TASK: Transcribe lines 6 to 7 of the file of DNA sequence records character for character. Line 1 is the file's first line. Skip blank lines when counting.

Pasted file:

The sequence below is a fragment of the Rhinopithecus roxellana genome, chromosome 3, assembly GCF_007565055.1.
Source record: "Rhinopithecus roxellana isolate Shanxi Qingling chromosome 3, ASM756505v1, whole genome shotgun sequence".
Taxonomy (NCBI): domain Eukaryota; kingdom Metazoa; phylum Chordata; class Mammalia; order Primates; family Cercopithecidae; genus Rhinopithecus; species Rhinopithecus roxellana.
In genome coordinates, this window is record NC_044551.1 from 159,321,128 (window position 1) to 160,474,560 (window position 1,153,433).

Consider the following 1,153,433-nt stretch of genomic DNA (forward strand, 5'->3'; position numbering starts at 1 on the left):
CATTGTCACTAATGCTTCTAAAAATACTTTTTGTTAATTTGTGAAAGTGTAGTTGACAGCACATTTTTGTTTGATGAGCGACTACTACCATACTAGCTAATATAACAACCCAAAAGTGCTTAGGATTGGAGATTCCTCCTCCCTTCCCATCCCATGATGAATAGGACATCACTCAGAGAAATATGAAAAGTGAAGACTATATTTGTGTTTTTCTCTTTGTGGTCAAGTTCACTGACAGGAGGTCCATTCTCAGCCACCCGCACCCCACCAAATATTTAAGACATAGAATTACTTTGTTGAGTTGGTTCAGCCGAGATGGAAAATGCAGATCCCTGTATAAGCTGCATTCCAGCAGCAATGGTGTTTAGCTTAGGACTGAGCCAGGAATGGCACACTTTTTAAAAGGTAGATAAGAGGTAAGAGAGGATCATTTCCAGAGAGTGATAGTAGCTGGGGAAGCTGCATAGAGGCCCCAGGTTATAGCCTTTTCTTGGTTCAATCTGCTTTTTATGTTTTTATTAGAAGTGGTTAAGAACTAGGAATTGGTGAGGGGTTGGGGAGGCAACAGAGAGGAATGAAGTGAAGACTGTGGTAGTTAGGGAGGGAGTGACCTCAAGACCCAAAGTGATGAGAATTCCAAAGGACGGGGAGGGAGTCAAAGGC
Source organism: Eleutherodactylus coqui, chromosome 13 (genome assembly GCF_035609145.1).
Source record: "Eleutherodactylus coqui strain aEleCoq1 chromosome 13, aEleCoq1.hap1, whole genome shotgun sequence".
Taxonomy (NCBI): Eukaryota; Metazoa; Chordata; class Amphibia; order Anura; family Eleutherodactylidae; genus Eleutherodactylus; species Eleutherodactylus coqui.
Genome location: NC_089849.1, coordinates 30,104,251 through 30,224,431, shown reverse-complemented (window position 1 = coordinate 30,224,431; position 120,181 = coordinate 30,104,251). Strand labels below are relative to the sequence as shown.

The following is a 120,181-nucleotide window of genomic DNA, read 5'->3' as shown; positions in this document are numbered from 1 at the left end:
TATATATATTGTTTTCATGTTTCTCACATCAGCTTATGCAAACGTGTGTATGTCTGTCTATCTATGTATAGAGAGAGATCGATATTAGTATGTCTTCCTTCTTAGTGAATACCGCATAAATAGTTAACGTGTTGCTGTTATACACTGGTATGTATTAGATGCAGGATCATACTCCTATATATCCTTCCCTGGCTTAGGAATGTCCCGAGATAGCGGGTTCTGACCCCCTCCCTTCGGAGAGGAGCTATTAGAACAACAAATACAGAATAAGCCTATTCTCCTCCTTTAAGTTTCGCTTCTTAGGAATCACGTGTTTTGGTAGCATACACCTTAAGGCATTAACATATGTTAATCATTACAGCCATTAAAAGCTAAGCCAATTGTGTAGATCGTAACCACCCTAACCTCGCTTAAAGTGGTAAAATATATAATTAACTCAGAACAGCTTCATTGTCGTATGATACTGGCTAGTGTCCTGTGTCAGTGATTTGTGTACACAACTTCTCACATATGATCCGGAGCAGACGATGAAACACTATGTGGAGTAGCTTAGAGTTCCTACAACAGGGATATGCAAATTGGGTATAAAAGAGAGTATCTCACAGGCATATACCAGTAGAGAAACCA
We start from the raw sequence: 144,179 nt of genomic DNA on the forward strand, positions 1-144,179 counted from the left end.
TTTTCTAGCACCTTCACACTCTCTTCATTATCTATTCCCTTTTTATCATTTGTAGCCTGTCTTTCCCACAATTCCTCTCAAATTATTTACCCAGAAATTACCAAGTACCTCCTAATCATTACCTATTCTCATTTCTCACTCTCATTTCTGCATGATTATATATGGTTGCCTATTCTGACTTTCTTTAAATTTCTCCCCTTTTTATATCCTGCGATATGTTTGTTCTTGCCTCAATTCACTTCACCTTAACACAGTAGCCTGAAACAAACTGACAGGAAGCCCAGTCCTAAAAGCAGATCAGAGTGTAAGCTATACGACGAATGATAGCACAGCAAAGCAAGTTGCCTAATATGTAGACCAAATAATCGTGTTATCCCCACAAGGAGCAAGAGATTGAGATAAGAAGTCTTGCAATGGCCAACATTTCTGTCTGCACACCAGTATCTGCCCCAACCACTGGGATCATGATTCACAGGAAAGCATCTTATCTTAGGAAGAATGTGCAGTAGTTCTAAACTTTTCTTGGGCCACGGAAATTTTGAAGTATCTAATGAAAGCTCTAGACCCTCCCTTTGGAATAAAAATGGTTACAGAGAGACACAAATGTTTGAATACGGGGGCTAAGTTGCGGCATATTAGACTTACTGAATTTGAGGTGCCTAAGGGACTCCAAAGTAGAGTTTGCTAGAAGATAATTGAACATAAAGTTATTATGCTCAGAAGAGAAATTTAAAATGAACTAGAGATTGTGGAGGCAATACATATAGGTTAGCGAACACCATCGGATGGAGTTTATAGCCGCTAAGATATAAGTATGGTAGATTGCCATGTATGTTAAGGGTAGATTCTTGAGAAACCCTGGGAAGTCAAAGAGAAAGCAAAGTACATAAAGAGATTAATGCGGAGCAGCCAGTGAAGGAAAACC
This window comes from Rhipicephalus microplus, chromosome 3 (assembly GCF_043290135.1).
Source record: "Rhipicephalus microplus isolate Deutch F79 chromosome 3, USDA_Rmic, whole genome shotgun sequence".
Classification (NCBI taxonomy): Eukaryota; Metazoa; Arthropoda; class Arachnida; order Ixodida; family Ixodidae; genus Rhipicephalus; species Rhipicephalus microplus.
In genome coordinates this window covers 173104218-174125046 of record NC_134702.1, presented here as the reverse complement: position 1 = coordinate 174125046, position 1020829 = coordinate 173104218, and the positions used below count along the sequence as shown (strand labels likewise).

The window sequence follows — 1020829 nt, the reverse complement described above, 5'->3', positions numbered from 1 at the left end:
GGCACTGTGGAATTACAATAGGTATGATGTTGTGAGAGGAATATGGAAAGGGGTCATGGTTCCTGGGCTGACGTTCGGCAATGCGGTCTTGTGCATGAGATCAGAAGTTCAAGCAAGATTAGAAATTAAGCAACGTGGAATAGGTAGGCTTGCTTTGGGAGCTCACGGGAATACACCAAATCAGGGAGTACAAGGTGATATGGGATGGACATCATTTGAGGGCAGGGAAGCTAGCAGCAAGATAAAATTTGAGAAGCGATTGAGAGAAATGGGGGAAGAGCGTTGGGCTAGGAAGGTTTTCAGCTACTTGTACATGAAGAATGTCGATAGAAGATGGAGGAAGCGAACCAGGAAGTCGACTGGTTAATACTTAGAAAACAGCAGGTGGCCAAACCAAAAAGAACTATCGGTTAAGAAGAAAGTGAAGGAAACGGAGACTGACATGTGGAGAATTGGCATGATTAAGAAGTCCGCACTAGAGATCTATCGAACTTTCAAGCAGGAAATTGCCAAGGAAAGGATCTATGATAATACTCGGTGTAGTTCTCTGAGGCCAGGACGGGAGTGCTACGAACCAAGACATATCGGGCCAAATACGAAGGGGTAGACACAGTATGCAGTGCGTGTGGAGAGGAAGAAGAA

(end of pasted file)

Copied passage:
CATTGTCACTAATGCTTCTAAAAATACTTTTTGTTAATTTGTGAAAGTGTAGTTGACAGCACATTTTTGTTTGATGAGCGACTACTACCATACTAGCTAATATAACAACCCAAAAGTGCTTAGGATTGGAGATTCCTCCTCCCTTCCCATCCCATGATGAATAGGACATCACTCAGAGAAATATGAAAAGTGAAGACTATATTTGTGTTTTTCTCTTTGTGGTCAAGTTCACTGACAGGAGGTCCATTCTCAGCCACCCGCACCCCACCAAATATTTAAGACATAGAATTACTTTGTTGAGTTGGTTCAGCCGAGATGGAAAATGCAGATCCCTGTATAAGCTGCATTCCAGCAGCAATGGTGTTTAGCTTAGGACTGAGCCAGGAATGGCACACTTTTTAAAAGGTAGATAAGAGGTAAGAGAGGATCATTTCCAGAGAGTGATAGTAGCTGGGGAAGCTGCATAGAGGCCCCAGGTTATAGCCTTTTCTTGGTTCAATCTGCTTTTTATGTTTTTATTAGAAGTGGTTAAGAACTAGGAATTGGTGAGGGGTTGGGGAGGCAACAGAGAGGAATGAAGTGAAGACTGTGGTAGTTAGGGAGGGAGTGACCTCAAGACCCAAAGTGATGAGAATTCCAAAGGACGGGGAGGGAGTCAAAGGC
Source organism: Eleutherodactylus coqui, chromosome 13 (genome assembly GCF_035609145.1).